Chances are if you're reading this, you are preparing for your first lone trip. Here are a few things I wish I knew before my first lone trip into the world.
1. Try to book a nonstop flight.
If possible, you can skip over the stress of making connecting flights by just booking a plane ticket that takes you straight to your destination. Do not put off booking your return ticket, or you may get turned around at the immigration checkpoint.
2. Do your research.
For everything from your destination country's immigration and tourist requirements to TSA baggage and liquid allowances, doing research on your own will help to ease your mind and keep you informed as you prepare for your first voyage into the unknown.
3. Students get cheaper flights.
Websites like studentuniverse.com give discounted ticket listings to registered students. Try to book flights a few months ahead for a Monday or Tuesday in the middle of that month for the cheapest tickets.
4. Get your passport as soon as possible.
Most sources recommend applying for a passport up to six months before your departure.
5. Get your money exchanged for the country's currency at a bank.
Provided your bank has good international support, you can call them from an international phone number and still withdraw money from any ATM in your destination country for a fee. Estimate how much cash you need for your trip and order it from your bank.
6. Buy a luggage scale and TSA-approved locks.
If you get these things online, they are about 15 dollars each. Note that you must use the TSA-approved locks, but most of these will emit a light if the lock was removed and your checked baggage was inspected.
7. Buy durable luggage.
Most airlines are rough on checked baggage. Spending a little extra on hard-sided lightweight luggage is worth it, especially if you'd like that luggage to last multiple trips.
8. Only take cards that have chips.
Some places will still swipe cards, but others will refuse. Avoid any hang-ups by having reliable credit cards with chips.
9. Put something on your bag that makes it easy to spot.
If your bag is all one neutral color, it will look like all the other bags on the luggage carousel after your flight. You may either pick up the wrong bag or worse, someone might pick up yours. Do everyone a favor and do something to make your own luggage look unique with colored duct tape, a luggage tag, or custom paint.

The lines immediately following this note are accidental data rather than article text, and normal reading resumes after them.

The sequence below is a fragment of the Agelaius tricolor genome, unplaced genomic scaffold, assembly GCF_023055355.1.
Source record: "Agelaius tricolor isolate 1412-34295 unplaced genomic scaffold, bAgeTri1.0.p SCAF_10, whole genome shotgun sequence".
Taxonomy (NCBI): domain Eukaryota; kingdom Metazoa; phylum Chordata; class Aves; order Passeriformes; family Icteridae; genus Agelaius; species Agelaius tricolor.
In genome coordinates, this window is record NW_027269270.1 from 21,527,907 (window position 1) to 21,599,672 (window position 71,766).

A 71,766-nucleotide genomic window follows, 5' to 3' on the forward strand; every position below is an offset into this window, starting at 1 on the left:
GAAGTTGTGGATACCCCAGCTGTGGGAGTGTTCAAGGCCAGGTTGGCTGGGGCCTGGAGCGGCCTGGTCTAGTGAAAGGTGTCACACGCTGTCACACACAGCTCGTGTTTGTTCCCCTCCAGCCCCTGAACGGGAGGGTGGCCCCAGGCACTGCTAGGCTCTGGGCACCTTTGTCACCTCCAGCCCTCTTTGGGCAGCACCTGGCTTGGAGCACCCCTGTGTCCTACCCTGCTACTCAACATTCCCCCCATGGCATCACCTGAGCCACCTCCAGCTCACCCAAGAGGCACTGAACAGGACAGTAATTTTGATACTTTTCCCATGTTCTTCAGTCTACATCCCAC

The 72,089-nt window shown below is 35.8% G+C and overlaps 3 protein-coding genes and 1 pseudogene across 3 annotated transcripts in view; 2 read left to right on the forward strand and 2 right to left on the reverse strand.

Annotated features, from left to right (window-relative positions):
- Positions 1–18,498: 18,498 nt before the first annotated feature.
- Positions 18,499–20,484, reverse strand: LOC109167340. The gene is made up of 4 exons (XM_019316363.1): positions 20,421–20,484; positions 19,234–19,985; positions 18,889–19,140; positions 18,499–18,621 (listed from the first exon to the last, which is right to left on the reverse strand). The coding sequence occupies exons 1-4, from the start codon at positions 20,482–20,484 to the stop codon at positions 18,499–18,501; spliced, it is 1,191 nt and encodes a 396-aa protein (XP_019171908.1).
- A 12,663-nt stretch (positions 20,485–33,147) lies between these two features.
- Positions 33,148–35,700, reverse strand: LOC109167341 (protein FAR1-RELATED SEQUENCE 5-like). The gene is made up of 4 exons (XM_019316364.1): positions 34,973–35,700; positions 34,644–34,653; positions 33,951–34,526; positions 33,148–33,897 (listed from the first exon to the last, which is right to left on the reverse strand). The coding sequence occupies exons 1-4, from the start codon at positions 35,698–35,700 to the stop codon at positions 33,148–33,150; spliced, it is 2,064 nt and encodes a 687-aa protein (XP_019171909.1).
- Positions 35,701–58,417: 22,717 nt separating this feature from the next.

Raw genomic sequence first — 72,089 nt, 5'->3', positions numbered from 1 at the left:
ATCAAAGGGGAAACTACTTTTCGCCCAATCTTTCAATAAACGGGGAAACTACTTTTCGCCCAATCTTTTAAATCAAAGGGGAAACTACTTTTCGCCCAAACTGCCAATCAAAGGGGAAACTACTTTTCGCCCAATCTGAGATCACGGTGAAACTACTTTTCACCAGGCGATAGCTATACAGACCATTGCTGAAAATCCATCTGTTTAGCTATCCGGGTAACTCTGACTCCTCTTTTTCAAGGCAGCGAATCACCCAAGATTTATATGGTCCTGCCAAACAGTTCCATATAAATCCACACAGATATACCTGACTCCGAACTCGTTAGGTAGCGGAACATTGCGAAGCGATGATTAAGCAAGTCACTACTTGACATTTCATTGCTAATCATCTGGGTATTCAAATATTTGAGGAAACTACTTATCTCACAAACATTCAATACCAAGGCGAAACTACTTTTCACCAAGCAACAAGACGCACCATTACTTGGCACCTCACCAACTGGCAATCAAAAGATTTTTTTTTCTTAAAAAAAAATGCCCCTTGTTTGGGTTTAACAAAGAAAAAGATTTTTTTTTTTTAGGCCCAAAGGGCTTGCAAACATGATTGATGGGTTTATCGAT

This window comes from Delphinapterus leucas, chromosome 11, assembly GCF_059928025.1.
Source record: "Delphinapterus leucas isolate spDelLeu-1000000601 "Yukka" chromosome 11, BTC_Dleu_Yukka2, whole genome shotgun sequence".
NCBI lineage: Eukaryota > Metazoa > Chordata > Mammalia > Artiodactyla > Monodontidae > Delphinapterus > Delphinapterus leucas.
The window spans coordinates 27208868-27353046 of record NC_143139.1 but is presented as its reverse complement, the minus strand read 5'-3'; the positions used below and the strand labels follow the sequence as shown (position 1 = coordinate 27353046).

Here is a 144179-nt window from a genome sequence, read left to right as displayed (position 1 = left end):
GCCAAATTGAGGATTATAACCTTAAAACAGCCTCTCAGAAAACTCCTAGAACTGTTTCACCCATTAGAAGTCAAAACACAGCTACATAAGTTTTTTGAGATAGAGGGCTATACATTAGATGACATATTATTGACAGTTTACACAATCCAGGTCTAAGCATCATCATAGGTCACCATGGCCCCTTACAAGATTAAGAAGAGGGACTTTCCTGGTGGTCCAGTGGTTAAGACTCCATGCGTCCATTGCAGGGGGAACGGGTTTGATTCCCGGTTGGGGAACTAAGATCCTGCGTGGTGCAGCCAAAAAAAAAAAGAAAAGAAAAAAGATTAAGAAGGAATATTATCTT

10. Check in online.
You can check in online as early as 24 hours before departure to add any extra bags, upgrade your meal, and reserve a seat. I would advise getting an aisle seat because if you don't do this for a long-haul flight, you will get stuck between two grumpy-looking sleeping people for the entire trip.
11. Arrive early.
Try to arrive three hours before your flight. If you're anxious already, do you really want to make yourself and others miserable by being late and panicking your way through security? No, you'd rather watch other people do that. Those people always look ridiculous.
12. Always, always, always have your ticket and passport ready.
Whether these documents are in your hand, in a secure pocket, or a special passport wallet, it's important to keep them both ready at all times so you can make sure you don't misplace them and to ensure efficiency. The employees will appreciate this.
13. Pack smartly.
Don't pack too many heavy items into your large bags to avoid fees. Also, don't pack too many heavy items in your carry-on suitcase, because no one likes the embarrassment of needing help with getting that bag into an overhead compartment.
14. If you can't pack smartly, be crafty.
If your checked baggage is over the weight limit and you don't want to pay the fee, take your bag away from the checkout counter, pick out the heavier items, and shove those items into your carry-on. Go back to the counter, check in the previously overweight bag, and head to any of the airport shops. Buy one inexpensive thing and ask for a big bag, then put all your extras in said bag.
15. Bring entertainment.
When you're at the typical altitude that a plane travels, the air is thinner and you'll feel more sluggish. For this reason, I don't usually plan on doing much on my 9+ hour flight. Some people are amazing humans and can still be productive, but those people are usually not in the economy class.
16. Ask for wine before and with your meal.
Assuming you are of age and do drink, the mini bottles of wine some airlines provide are a great relaxer to either help you to sleep or else to not think about the fact that you're being hurtled through the air in a metal tube about 35,000 feet above the ground.
17. Upon landing, do not panic.
If you're coming into the country for the right reasons, you have nothing to fear from the stony-faced immigration officers who will ask why you're there and when you're going back. Just be polite to them and remember they are basically paid to be that way. Most of the time, they're not going to turn you away unless they have a good reason.
18. Space out your modes of transportation, if you can.
Leave at least two hours after arrival for a booked bus or train journey. Remember what I said about people who rush through airports - don't be that person.
19. Treat yourself after landing.
Whether it's a nice coffee or the country's sweets, treats soothe a tired traveled soul.
20. Enjoy yourself.
You made it to a whole new country! Enjoy yourself while you're there and try not to stress about details.